CISA übernimmt die Führungsrolle bei Abhilfemaßnahmen

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The U.S. Cybersecurity and Infrastructure Security Agency (CISA) over the last few months has for better or worse has emerged as the de facto arbiter of which vulnerability remediation efforts organizations should prioritize.

Most recently, CISA ordered Federal Civilian Executive Branch Agencies (FCEB) agencies to patch Windows systems that have a vulnerability known as CVE-2022-21882 that enables cybercriminals to gain system privileges by Feb. 18th.

CISA is also strongly urging all private and public sector organizations to reduce their exposure to ongoing cyberattacks by both adopting this directive and prioritizing mitigation of vulnerabilities listed in its catalog of actively exploited security flaws.

Most cyberattacks involved some known vulnerability that wasn’t patched. Organizations largely don’t patch systems either because they're not able to track and prioritize what patches to apply, end users are too apathetic to update their applications or systems. or they are concerned a patch will break an application because of a dependency on a component that needs to be updated.

Cybercriminals are, of course, all too aware of these foibles. For all the concern over zero-day vulnerabilities as of late, the number of known vulnerabilities that can be easily exploited is tremendous. Cybercriminals are not in any rush to exploit a zero-day vulnerability before it’s patched. There is no shortage of low-hanging attack vectors that can be more easily exploited. The CISA catalog at the very least provides a baseline concerning which vulnerabilities should be prioritized based on how lethal they really might be. In that regard, the CISA catalog is a noble endeavor in terms of putting tax dollars to work on behalf of the nation.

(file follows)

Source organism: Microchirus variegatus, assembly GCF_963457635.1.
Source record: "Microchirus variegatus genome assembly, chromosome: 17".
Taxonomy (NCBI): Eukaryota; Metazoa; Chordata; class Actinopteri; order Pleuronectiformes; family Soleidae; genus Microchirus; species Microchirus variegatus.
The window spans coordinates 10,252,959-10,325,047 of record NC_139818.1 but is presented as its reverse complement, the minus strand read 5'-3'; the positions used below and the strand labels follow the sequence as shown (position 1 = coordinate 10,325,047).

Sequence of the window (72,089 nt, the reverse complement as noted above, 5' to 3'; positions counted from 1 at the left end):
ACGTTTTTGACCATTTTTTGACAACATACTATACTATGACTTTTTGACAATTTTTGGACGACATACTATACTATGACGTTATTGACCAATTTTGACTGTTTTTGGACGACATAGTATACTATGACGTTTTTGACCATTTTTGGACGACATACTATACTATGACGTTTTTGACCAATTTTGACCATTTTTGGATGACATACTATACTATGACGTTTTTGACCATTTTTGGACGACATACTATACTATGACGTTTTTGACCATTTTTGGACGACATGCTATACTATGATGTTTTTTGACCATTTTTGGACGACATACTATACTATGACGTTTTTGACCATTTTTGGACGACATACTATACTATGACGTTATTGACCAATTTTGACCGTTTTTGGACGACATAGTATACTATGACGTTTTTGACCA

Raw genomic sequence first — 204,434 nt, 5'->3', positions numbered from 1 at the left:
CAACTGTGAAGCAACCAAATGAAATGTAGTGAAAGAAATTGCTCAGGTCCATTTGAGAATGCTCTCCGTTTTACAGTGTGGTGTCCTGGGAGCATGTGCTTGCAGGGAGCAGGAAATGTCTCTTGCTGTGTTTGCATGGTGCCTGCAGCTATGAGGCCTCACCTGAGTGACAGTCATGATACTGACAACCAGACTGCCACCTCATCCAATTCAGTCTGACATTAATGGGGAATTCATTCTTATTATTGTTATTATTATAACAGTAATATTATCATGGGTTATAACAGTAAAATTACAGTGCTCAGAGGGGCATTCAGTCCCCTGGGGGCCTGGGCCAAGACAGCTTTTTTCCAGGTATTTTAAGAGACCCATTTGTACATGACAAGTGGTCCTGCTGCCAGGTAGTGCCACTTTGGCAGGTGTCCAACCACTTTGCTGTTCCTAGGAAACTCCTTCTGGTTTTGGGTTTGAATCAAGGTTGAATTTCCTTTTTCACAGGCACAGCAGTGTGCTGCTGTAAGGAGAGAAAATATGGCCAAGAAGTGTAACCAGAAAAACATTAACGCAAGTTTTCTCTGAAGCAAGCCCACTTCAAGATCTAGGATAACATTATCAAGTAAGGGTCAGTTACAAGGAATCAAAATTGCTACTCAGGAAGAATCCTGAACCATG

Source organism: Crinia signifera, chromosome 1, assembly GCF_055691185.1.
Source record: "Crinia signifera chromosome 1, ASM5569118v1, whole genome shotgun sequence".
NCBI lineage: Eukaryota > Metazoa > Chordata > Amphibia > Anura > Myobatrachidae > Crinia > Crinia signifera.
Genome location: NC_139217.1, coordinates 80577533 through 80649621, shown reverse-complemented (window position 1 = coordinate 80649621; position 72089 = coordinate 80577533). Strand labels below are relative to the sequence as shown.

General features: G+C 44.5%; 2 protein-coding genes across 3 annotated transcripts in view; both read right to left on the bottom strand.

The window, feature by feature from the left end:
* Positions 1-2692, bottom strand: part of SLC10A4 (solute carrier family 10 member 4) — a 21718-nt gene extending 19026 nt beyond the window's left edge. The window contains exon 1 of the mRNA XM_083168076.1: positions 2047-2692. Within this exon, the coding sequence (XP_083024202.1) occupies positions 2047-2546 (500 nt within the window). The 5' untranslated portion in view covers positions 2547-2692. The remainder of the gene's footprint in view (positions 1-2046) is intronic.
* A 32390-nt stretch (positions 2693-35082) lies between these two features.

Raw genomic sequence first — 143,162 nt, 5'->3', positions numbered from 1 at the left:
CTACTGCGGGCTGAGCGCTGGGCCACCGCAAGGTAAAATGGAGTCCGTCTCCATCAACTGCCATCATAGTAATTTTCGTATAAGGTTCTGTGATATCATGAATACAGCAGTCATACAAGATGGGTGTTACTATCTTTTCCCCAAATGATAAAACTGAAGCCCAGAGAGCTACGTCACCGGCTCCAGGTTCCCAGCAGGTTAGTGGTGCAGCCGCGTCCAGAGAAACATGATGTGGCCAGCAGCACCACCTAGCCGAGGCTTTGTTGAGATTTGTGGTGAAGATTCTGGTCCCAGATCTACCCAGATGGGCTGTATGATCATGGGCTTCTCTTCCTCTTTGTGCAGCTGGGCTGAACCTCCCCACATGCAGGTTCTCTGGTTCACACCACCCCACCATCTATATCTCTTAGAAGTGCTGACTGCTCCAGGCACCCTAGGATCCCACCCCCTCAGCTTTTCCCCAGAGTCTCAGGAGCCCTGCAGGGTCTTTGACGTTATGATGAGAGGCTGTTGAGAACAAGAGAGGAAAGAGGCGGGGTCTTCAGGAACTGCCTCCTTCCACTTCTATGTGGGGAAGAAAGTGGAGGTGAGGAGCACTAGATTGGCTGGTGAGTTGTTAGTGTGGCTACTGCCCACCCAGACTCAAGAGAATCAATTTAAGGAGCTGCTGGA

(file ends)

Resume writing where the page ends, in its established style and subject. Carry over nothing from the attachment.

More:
Of course, there’s no shortage of sources for cyber intelligence. The issue has always been distinguishing between alerts and what is truly actionable intelligence. Many IT teams are inundated with alerts to the point where they have become inured to those alerts. Many of the breaches that are later discovered actually involved an issue the IT team was alerted to previously. It’s just the signal got lost in all the alert noise.

Cybercriminals are obviously counting on the fact that IT teams are simply too overwhelmed to address every known vulnerability in IT environments that become more extended with each passing day. The number of potential attack surfaces that need to be regularly patched as in many cases simply become too great. Add in all the unmanaged platforms that might have either unknowingly been attached to corporate networks or simply forgotten and it becomes clear just how challenging it really is to keep every platform updated.

Nevertheless, the battle must be waged. Doing next to nothing simply because the task is gargantuan will lead to certain disaster. Every IT organization is obligated to make a best effort. The CISA guidance not only provides a good place from which to start it also provides something of a benchmark. In an ideal world, most organizations would have already identified the critical vulnerabilities that need to be addressed before any government entity got around to issuing a notification. A benchmark IT teams should consider tracking is how often they have remediated a critical vulnerability before CISA issued a notification.

Like most benchmarks, the purpose should be to provide IT teams with a goal. There’s no need to set up performance reviews based on a benchmark. Most IT leaders know how good their teams may or may not be without necessarily having to track benchmarks. However, a company should be able to regularly outperform a large bureaucratic government agency. That’s not to say there are not plenty of talented IT personnel working for government agencies. It’s just that given all the legacy platforms and internal processes they need to navigate, the odds that applications and systems are current will always be stacked against them.

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